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Daimler 1st int’l automaker to obtain road test license for highly automated driving in Beijing; Baidu and Apollo platform

Daimler became the first international automaker to receive a road test license for highly automated driving research vehicles (level 4) in Beijing, marking a major new milestone in the company’s local research and development efforts in China.


Urban traffic is one of the biggest challenges on the road to autonomous driving. With this approval, Mercedes-Benz test vehicles will now begin real road tests to further perfect the technology in the Chinese capital of Beijing, a metropolis with unique and complex urban traffic situations.

Daimler has already obtained automated driving test licenses in Germany and the US, and has continuously pushed forward automated driving development in China, working together with its local partners to adapt its technologies to China’s traffic environment for consistently improving the safety of all road users as its first concern.

To qualify for the license, Mercedes-Benz vehicles equipped with additional technical applications from Baidu Apollo undertook extensive testing at the National Pilot Zone (Beijing and Hebei) for Intelligent Mobility, with test drivers receiving rigorous automated driving training.


Autonomous driving is a key pillar of our global C.A.S.E. strategy, and today’s announcement marks a major step forward for our innovation efforts here in China. We demonstrate our commitment to furthering the development of China’s automotive industry through continually expanding the scope of our local research and development. ‘Inspired by China, innovating for China’, we are dedicated to providing our customers here with technologies, products and services tailored to their needs.

—Hubertus Troska, Member of the Board of Management of Daimler AG, responsible for Greater China

Backed by strong local partners, our R&D in China results in concrete innovations that allow us to achieve sustainable development today and into the future. This expanded research into automated driving will provide a strong base for developing further automated driving technology that addresses the challenges posed by China’s unique traffic environment, in order to further ensure that our technology and products offer the safety and convenience our customers expect.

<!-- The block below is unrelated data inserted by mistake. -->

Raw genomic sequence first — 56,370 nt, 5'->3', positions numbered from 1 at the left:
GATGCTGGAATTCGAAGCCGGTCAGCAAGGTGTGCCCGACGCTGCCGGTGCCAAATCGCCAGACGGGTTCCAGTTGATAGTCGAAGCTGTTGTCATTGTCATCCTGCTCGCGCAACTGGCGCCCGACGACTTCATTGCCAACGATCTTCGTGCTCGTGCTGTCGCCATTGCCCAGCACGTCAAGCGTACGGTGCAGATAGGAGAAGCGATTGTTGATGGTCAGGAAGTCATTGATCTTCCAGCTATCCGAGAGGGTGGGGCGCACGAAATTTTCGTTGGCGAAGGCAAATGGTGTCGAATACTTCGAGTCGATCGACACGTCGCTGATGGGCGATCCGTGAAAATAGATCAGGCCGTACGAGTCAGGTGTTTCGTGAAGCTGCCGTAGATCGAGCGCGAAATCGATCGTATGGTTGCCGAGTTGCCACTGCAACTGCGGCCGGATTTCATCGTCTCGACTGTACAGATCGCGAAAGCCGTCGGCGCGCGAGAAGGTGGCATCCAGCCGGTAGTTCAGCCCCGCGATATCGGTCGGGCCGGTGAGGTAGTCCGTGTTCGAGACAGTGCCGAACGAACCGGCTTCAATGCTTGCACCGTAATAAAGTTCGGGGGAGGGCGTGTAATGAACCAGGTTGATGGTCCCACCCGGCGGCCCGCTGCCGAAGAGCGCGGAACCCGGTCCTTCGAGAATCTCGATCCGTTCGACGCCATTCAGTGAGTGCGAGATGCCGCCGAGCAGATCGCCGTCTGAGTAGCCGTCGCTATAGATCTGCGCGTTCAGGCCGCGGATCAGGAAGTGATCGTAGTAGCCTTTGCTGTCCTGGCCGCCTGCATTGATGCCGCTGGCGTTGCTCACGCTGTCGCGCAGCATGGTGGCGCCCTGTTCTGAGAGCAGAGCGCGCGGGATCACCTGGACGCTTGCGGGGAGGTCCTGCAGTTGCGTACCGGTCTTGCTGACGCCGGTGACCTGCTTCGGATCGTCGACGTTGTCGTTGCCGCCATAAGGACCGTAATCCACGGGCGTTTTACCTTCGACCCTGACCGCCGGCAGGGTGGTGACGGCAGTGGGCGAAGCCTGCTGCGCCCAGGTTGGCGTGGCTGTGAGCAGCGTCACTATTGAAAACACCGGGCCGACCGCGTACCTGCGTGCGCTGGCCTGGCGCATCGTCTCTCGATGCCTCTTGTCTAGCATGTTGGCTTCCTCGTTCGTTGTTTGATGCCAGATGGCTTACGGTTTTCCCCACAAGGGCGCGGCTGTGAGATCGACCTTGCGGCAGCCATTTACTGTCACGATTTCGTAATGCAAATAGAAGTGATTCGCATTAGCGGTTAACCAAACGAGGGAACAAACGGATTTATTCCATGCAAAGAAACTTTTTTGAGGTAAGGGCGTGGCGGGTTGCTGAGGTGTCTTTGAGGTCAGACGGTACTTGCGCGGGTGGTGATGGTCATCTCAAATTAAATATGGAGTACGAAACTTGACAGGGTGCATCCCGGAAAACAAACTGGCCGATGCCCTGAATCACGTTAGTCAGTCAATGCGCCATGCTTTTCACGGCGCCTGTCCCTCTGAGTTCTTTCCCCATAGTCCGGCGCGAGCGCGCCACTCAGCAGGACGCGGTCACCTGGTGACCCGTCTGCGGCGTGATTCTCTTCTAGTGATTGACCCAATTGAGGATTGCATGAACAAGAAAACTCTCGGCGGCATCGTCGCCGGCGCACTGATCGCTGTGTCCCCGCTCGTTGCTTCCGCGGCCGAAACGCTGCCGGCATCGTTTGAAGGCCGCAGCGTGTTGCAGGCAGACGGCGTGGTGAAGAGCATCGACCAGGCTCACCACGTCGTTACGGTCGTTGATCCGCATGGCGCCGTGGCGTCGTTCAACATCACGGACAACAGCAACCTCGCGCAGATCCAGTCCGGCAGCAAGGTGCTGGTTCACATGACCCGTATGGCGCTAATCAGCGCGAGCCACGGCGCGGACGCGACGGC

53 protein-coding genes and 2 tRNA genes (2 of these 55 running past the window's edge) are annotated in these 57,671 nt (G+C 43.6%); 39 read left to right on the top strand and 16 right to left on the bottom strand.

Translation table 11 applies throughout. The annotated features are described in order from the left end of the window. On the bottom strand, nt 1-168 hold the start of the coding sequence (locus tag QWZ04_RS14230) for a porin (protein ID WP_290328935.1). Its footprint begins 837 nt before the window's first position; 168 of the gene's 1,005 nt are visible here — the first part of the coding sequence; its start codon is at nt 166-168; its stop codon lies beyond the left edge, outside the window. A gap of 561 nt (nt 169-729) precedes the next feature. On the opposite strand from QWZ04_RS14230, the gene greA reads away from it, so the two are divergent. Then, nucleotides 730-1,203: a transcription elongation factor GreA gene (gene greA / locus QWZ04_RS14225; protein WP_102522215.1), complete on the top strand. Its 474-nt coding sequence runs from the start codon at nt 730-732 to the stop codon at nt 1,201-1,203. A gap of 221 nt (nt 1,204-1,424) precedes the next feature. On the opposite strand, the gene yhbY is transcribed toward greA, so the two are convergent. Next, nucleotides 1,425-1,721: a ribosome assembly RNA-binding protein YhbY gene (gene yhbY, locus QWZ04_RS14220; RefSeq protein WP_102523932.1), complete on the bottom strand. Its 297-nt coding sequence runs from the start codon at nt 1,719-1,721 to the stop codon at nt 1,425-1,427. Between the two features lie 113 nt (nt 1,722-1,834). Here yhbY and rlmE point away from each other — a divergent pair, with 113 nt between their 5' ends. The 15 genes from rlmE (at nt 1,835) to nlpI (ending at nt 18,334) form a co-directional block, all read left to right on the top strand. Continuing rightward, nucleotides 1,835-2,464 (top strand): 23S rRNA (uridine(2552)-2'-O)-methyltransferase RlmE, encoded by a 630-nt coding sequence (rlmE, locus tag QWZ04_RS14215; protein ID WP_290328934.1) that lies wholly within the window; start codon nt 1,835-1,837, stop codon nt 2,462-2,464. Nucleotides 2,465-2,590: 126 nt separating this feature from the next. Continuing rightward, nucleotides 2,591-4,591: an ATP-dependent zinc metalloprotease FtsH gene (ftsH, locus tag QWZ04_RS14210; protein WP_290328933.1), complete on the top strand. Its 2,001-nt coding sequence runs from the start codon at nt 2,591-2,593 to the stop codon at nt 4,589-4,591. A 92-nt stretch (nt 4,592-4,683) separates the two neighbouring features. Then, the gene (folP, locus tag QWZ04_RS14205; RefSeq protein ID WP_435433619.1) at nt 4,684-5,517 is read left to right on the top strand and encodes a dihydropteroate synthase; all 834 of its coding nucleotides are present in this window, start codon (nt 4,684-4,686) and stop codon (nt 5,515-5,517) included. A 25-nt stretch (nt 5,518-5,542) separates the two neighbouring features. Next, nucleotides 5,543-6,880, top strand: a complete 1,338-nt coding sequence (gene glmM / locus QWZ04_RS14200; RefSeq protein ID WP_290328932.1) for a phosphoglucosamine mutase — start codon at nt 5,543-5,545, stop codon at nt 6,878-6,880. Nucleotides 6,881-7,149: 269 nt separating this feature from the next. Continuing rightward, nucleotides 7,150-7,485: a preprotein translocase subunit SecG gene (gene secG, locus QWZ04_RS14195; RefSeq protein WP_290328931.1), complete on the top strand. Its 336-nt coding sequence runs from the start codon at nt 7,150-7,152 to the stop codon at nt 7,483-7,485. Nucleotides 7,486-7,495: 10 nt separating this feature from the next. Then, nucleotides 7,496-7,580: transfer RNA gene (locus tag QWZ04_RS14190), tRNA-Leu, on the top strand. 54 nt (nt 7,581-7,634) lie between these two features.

—Prof. Dr. Hans Georg Engel, Head of Mercedes-Benz Research and Development China

Daimler’s Intelligent Drive assistance systems have major advancements on the road to autonomous driving. The Mercedes-Benz S‑Class and E‑Class sedans offer partially automated driving technology through Intelligent Drive. For example, the new DIGITAL LIGHT technology increases safety through extending the visual support for driving assistance systems through sensors that detect other road users and adapt light distribution in all situations.

Daimler has also actively expanded local R&D in the fields of automated driving and vehicle safety, extending its cooperation with local partners.

Together with Baidu, Daimler is engaging in research on safer solutions in automated driving for China through the open source Apollo autonomous driving platform. The goal is a deep understanding of the special requirements for automated driving in China, and to develop an early intuition regarding local technical trends.

In addition, through their joint Research Center for Sustainable Transportation, Daimler and Tsinghua University since 2012 have supported research projects related to sustainable transportation in a China-specific road environment.

With a focus on increasing safety for all road users, research conducted by the Center has included gathering data on typical traffic situations, research on ‘vision- based detection of vulnerable road users’ (VRU), and creating digital models of the East Asian human body proportions for simulation of crash tests.

Daimler’s local R&D efforts in China began in 2005 with the first localized Mercedes-Benz E‑Class. The Mercedes-Benz Research and Development China Center in Beijing was opened in 2014, allowing the company to better learn the needs and tastes of Chinese customers. The number of designers and engineers is now almost three times larger than in 2014.

Daimler will continue to invest in local R&D, enabling the company to emphasize C.A.S.E. topics and tailor them to the Chinese market.



Considering Chinese drivers do not have to pass a behind the wheel driving test, autonomous could come in handy.

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